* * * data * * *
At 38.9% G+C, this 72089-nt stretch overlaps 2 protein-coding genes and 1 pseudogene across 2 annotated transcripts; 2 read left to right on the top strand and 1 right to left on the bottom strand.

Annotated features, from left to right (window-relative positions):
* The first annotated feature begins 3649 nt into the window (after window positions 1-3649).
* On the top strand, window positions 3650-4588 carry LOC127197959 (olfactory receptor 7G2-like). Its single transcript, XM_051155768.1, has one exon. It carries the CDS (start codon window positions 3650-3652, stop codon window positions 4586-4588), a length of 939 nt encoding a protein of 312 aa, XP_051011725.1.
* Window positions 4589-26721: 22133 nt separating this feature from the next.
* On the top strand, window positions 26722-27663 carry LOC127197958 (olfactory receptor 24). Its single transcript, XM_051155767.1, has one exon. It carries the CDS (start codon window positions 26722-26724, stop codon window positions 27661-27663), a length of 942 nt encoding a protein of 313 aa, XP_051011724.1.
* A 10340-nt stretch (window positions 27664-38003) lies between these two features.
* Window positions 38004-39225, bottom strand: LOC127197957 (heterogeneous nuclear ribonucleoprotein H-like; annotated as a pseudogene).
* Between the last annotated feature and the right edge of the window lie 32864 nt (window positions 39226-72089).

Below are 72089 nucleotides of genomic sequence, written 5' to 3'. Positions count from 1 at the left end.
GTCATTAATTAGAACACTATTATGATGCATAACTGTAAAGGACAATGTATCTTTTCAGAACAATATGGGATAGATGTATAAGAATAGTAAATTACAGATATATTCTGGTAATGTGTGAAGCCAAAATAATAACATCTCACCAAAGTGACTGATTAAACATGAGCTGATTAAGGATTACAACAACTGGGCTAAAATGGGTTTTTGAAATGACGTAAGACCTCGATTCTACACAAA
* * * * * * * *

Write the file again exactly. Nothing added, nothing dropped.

At 38.9% G+C, this 72089-nt stretch overlaps 2 protein-coding genes and 1 pseudogene across 2 annotated transcripts; 2 read left to right on the top strand and 1 right to left on the bottom strand.

Annotated features, from left to right (window-relative positions):
* The first annotated feature begins 3649 nt into the window (after window positions 1-3649).
* On the top strand, window positions 3650-4588 carry LOC127197959 (olfactory receptor 7G2-like). Its single transcript, XM_051155768.1, has one exon. It carries the CDS (start codon window positions 3650-3652, stop codon window positions 4586-4588), a length of 939 nt encoding a protein of 312 aa, XP_051011725.1.
* Window positions 4589-26721: 22133 nt separating this feature from the next.
* On the top strand, window positions 26722-27663 carry LOC127197958 (olfactory receptor 24). Its single transcript, XM_051155767.1, has one exon. It carries the CDS (start codon window positions 26722-26724, stop codon window positions 27661-27663), a length of 942 nt encoding a protein of 313 aa, XP_051011724.1.
* A 10340-nt stretch (window positions 27664-38003) lies between these two features.
* Window positions 38004-39225, bottom strand: LOC127197957 (heterogeneous nuclear ribonucleoprotein H-like; annotated as a pseudogene).
* Between the last annotated feature and the right edge of the window lie 32864 nt (window positions 39226-72089).

Below are 72089 nucleotides of genomic sequence, written 5' to 3'. Positions count from 1 at the left end.
GTCATTAATTAGAACACTATTATGATGCATAACTGTAAAGGACAATGTATCTTTTCAGAACAATATGGGATAGATGTATAAGAATAGTAAATTACAGATATATTCTGGTAATGTGTGAAGCCAAAATAATAACATCTCACCAAAGTGACTGATTAAACATGAGCTGATTAAGGATTACAACAACTGGGCTAAAATGGGTTTTTGAAATGACGTAAGACCTCGATTCTACACAAA